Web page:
Imperial College London

Angela Kedgley

Faculty of EngineeringDepartment of Bioengineering

Senior Lecturer
 
 
 
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Contact

 

+44 (0)20 7594 0747a.kedgley Website

 
 
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Location

 

514BBuilding E - Sir Michael UrenWhite City Campus

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Summary

 

Publications

Citation

BibTex format

@article{Amabile:2016:10.1016/j.jbiomech.2016.03.035,
author = {Amabile, C and Bull, A and Kedgley, A},
doi = {10.1016/j.jbiomech.2016.03.035},
journal = {Journal of Biomechanics},
pages = {1938--1943},
title = {The centre of rotation of the shoulder complex and the effect of normalisation},
url = {http://dx.doi.org/10.1016/j.jbiomech.2016.03.035},
volume = {49},
year = {2016}
}

RIS format (EndNote, RefMan)

TY  - JOUR
AB - Shoulder motions consist of a composite movement of three joints and one pseudo-joint, which together dictate the humerothoracic motion. The purpose of this work was to quantify the location of the centre of rotation (CoR) of the shoulder complex as a whole. Dynamic motion of 12 participants was recorded using optical motion tracking during coronal, scapular and sagittal plane elevation. The instantaneous CoR was found for each angle of elevation using helical axes projected onto the three planes of motion. The location of an average CoR for each plane was evaluated using digitised and anthropometric measures for normalisation. When conducting motion in the coronal, scapular, and sagittal planes respectively, the coefficients for locating the CoRs of the shoulder complex are −61%, −61%, and −65% of the anterior-posterior dimension – the vector between the midpoint of the incisura jugularis and the xiphoid process and the midpoint of the seventh cervical vertebra and the eighth thoracic vertebra; 0%, −1%, and −2% of the superior-inferior dimension – the vector between the midpoint of the acromioclavicular joints and the midpoint of the anterior superior iliac spines; and 57%, 57%, and 78% of the medial-lateral dimension −0.129 times the height of the participant. Knowing the location of the CoR of the shoulder complex as a whole enables improved participant positioning for evaluation and rehabilitation activities that involve movement of the hand with a fixed radius, such as those that employ isokinetic dynamometers.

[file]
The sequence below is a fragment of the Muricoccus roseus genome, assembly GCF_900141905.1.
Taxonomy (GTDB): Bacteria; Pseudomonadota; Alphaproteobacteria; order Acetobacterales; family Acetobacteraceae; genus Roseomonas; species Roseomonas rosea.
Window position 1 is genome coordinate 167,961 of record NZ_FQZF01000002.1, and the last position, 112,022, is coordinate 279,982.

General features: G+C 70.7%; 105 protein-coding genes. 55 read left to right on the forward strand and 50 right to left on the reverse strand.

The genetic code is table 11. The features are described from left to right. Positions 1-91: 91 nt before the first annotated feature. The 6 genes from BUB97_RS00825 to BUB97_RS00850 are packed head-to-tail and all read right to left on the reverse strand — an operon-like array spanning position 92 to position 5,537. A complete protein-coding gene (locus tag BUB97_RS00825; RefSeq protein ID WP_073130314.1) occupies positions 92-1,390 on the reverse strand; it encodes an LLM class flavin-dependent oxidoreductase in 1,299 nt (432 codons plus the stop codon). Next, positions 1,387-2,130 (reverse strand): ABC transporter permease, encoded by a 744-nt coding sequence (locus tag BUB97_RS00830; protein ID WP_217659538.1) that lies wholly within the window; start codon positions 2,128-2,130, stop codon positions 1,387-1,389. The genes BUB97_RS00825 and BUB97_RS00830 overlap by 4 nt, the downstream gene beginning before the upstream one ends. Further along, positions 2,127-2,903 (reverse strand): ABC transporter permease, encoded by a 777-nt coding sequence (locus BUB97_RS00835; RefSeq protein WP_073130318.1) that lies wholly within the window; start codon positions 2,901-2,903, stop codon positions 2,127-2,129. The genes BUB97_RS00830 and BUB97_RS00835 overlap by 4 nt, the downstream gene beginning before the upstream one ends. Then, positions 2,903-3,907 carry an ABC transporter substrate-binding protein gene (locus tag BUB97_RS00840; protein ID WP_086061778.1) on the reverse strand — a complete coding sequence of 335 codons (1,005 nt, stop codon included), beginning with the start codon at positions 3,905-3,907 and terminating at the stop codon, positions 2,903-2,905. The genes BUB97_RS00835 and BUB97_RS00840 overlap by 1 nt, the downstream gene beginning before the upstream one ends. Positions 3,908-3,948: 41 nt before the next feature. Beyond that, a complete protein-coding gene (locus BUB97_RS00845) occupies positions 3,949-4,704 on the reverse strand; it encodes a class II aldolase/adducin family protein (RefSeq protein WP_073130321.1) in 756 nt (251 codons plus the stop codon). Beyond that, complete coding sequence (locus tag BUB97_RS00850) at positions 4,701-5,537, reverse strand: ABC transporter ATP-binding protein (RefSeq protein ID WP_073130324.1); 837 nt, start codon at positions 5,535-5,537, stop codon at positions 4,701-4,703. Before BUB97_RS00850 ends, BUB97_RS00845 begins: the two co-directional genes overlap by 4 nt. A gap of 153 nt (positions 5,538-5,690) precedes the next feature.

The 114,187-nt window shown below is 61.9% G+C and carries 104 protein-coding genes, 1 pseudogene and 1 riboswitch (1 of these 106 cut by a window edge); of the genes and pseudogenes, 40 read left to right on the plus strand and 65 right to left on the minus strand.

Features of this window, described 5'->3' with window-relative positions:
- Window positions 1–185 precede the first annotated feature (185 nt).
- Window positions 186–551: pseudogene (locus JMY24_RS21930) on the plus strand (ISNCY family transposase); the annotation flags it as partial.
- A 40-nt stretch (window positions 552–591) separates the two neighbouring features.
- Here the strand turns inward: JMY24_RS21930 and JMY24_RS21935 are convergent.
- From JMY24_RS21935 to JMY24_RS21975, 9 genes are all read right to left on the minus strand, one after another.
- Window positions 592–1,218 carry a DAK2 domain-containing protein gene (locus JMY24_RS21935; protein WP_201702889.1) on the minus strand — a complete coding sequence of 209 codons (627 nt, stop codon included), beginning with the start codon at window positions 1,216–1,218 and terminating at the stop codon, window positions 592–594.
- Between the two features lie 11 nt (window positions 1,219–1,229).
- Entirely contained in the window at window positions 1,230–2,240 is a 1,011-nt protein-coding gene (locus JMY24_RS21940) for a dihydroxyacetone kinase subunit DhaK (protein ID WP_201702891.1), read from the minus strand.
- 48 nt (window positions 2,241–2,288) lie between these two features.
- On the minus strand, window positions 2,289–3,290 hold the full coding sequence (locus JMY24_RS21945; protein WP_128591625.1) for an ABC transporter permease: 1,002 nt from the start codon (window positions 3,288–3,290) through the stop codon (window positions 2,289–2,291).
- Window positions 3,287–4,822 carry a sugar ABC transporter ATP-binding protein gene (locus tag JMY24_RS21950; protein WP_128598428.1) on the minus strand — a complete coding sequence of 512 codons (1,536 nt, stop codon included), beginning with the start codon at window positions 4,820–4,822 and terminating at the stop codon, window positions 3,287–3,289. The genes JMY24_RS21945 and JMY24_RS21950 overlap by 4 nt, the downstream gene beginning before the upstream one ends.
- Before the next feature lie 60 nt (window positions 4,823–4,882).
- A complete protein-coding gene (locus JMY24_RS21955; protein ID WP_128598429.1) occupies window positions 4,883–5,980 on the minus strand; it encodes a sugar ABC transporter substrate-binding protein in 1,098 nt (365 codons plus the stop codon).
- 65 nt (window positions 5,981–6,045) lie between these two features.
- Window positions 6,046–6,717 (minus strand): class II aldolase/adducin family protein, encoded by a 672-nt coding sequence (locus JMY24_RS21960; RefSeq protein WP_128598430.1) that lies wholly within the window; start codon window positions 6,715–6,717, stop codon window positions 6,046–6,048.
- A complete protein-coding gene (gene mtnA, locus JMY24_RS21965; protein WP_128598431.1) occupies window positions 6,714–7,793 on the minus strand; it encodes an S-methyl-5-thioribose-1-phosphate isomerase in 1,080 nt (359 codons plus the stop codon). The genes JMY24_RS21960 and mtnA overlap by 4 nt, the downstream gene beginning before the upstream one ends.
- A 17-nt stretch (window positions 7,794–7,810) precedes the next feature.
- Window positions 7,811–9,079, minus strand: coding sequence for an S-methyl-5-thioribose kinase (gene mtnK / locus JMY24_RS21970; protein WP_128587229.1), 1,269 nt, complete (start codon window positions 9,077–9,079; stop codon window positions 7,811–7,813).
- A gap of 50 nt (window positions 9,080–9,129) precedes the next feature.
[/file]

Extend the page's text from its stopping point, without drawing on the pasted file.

AU - Amabile,C
AU - Bull,A
AU - Kedgley,A
DO - 10.1016/j.jbiomech.2016.03.035
EP - 1943
PY - 2016///
SN - 1873-2380
SP - 1938
TI - The centre of rotation of the shoulder complex and the effect of normalisation
T2 - Journal of Biomechanics
UR - http://dx.doi.org/10.1016/j.jbiomech.2016.03.035
UR - http://hdl.handle.net/10044/1/30432
VL - 49
ER -